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Publication numberUS4396845 A
Publication typeGrant
Application numberUS 06/243,862
Publication dateAug 2, 1983
Filing dateMar 16, 1981
Priority dateMar 18, 1980
Fee statusLapsed
Also published asDE3167780D1, EP0036743A1, EP0036743B1
Publication number06243862, 243862, US 4396845 A, US 4396845A, US-A-4396845, US4396845 A, US4396845A
InventorsTomio Nakano
Original AssigneeFujitsu Limited
Export CitationBiBTeX, EndNote, RefMan
External Links: USPTO, USPTO Assignment, Espacenet
Address buffer circuit
US 4396845 A
Abstract
An address buffer circuit for comverting an address signal (Ai) of a TTL level into an address signal (A) of a MOS level an its inverted signal (A) comprising: a pre-amplifier (P-AMP) for receiving the address signal having a TTL level; a main amplifier (M-AMP) comprising a flip-flop (FF3), a circuit for defining the operation of the flip-flop (FF3); and an output circuit (OUT) comprised of another flip-flop (FF4) for producing the address signals of a MOS level. In the pre-amplifier, a depletion type transistor (Q34) is used as a reference constant current source, which is independent of a power supply voltage (VDD), for the two values of the address signal of a TTL level.
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Claims(8)
I claim:
1. An address buffer circuit, operatively connectable to receive an address signal of a TTL level and a first clock signal, for converting said address signal of the TTL level into an address signal of a MOS level and its inverted signal, comprising:
first and second power supplies;
a pre-amplifier, operatively connected to said second power supply and having outputs, for receiving the address signal of a TTL level;
a main amplifier, operatively connected to the outputs of said pre-amplifier, having first and second inputs and having outputs and comprising a first flip-flop having a first terminal operatively connected to said first power supply and having a second terminal;
a defining circuit, operatively connected between said first and second power supplies and to said second terminal of said first flip-flop, for defining the potential of said second terminal of said first flip-flop; and
an output circuit, operatively connected to outputs of said main amplifier and comprising a second flip-flop, for producing the address signal of the MOS level and its inverted signal;
wherein said pre-amplifier comprises:
a first transistor of an enhancement type having a drain operatively connected to the first input of said main amplifier, having a source and having a gate operatively connectable to receive the first clock signal;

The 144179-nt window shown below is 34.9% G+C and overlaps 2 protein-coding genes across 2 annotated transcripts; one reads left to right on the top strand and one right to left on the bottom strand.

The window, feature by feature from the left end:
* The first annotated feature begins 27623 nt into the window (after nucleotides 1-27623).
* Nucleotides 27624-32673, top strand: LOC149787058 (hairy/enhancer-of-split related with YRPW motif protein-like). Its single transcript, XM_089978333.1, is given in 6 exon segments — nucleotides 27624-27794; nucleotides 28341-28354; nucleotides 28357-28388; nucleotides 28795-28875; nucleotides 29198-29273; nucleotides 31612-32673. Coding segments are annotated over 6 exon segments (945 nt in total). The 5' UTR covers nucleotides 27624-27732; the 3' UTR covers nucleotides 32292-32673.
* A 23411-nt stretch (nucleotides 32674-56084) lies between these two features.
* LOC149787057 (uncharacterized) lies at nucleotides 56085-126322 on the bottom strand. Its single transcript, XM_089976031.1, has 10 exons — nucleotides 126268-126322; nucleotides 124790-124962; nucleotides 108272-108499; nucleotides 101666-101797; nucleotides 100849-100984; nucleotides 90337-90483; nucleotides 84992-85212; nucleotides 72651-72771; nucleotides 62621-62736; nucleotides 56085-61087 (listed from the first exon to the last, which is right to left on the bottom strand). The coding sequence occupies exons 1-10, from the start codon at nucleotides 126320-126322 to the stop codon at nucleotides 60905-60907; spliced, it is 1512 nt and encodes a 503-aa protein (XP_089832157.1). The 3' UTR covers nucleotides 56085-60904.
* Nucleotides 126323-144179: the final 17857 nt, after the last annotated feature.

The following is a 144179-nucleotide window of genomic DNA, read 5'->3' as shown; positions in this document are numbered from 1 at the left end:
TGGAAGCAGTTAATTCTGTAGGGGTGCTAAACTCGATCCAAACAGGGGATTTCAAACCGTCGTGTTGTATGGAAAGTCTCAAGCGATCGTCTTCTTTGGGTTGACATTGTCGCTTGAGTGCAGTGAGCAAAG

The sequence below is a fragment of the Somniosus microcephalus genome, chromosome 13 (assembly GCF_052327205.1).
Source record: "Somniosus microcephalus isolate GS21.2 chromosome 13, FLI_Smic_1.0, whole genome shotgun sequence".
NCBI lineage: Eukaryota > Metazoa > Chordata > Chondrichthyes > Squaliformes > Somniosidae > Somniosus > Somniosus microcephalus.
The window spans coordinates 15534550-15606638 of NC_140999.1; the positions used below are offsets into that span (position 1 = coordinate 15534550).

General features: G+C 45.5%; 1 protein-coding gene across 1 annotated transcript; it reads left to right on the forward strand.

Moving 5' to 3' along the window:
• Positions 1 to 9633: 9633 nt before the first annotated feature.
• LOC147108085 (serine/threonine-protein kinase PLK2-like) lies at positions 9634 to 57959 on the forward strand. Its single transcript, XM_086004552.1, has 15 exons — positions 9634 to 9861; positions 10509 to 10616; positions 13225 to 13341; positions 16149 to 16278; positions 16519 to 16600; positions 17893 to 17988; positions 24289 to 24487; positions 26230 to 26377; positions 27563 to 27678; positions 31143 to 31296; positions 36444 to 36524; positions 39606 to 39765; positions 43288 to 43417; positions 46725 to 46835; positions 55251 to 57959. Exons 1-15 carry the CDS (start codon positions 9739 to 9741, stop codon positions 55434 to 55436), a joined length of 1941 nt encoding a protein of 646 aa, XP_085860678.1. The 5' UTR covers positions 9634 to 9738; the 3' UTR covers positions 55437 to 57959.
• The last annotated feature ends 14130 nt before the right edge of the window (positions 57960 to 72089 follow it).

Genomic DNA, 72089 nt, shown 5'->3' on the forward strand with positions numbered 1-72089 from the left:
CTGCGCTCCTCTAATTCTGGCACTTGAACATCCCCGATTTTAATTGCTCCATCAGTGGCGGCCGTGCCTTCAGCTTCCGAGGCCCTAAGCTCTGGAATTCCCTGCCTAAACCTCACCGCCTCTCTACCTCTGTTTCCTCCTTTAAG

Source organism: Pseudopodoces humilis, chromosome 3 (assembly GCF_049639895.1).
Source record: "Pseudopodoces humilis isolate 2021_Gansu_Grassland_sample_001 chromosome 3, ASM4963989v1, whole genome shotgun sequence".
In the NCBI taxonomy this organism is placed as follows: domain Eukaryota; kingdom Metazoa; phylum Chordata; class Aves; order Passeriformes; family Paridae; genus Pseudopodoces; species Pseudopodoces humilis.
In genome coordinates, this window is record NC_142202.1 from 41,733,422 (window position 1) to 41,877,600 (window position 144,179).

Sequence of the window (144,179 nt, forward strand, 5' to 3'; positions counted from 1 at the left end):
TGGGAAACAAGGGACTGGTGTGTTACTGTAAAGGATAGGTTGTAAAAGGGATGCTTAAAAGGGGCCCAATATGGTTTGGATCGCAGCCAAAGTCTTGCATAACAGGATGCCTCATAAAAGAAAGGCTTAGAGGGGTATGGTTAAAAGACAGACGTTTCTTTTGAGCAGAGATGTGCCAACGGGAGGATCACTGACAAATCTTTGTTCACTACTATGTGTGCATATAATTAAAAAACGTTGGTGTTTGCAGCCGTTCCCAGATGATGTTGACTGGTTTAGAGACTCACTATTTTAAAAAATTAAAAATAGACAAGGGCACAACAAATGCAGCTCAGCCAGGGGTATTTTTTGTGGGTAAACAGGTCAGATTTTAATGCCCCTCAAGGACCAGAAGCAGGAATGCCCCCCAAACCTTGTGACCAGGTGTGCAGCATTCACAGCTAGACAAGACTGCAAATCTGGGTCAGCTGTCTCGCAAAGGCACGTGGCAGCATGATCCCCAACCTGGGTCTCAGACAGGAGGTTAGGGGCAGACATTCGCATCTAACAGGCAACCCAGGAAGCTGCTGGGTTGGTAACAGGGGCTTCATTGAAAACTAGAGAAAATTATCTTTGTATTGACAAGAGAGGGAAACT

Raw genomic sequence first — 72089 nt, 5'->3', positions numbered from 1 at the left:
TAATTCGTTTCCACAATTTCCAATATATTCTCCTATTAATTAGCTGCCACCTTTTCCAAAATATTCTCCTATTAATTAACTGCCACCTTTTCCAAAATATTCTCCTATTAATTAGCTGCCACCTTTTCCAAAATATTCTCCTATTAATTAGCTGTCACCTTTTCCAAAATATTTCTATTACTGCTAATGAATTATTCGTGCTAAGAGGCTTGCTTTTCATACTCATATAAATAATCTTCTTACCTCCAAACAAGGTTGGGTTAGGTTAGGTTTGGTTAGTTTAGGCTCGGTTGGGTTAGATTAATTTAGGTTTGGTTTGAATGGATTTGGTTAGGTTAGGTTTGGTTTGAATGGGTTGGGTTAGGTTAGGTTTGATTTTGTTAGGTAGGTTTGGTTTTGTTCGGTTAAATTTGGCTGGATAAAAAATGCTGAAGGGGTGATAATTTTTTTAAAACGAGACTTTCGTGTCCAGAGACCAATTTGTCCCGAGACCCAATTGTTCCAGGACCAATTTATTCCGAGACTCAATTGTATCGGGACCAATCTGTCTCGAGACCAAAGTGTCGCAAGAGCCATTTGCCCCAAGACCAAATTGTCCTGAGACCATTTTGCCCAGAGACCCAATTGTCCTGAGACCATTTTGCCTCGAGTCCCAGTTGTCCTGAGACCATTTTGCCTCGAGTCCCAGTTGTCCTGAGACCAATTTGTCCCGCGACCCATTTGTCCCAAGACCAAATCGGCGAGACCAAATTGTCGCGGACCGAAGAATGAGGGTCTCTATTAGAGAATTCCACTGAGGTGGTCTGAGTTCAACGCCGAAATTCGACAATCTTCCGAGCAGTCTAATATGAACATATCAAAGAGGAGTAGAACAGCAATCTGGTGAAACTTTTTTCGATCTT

a second transistor of an enhancement type having a drain operatively connected to the source of said first transistor, a source operatively connected to said second power supply and a gate operatively connectable to receive said address signal of a TTL level;
a third transistor of an enhancement type having a drain operatively connected to the second input of said main amplifier, having a source and having a gate operatively connectable to receive said first clock signal; and
a fourth transistor of a depletion type having a drain operatively connected to the source of said third transistor, and having a gate operatively connected to a source of said fourth transistor and to said second power supply.
2. An address buffer circuit as set forth in claim 1, wherein said output circuit has standby and active states, and said address buffer circuit further comprising a charging and disconnecting circuit, operatively connected between said main amplifier and said output circuit, for charging said second flip-flop of said output circuit when said output circuit is in the stand-by state and for electrically disconnecting said output circuit from said main amplifier when said output circuit is in the active state.
3. An address buffer circuit as set forth in claim 1, wherein said first and second transistors are of an enhancement type having first threshold voltage values.
4. An address buffer circuit as set forth in claim 1, wherein said first flip-flop comprises:
fifth and sixth transistors of a depletion type, each having a source, a drain operatively connected to said first power supply and a gate operatively connected to one of the drains of said first and third transistors respectively; and
seventh and eighth transistors of an enhancement type, each having a drain operatively connected to one of the sources of said fifth and sixth transistors, respectively, a source operatively connected to said second terminal and a gate operatively connected to one of the drains of said eighth and seventh transistors, respectively.
5. An address buffer circuit as set forth in claim 1, wherein said defining circuit comprises:
a ninth transistor of a depletion type having a drain operatively connected to said first power supply and a gate operatively connected to a source of said ninth transistor and to said second terminal of said first flip-flop; and
a tenth transistor of an enhancement type having a drain operatively connected to the source of said ninth transistor, a source operatively connected to said second power supply and a gate operatively connectable to receive said first clock signal.
6. An address buffer circuit as set forth in claim 2, wherein said address buffer circuit is operatively connectable to receive a second clock signal, wherein said output circuit has inputs, and wherein said charging and disconnecting circuit comprises: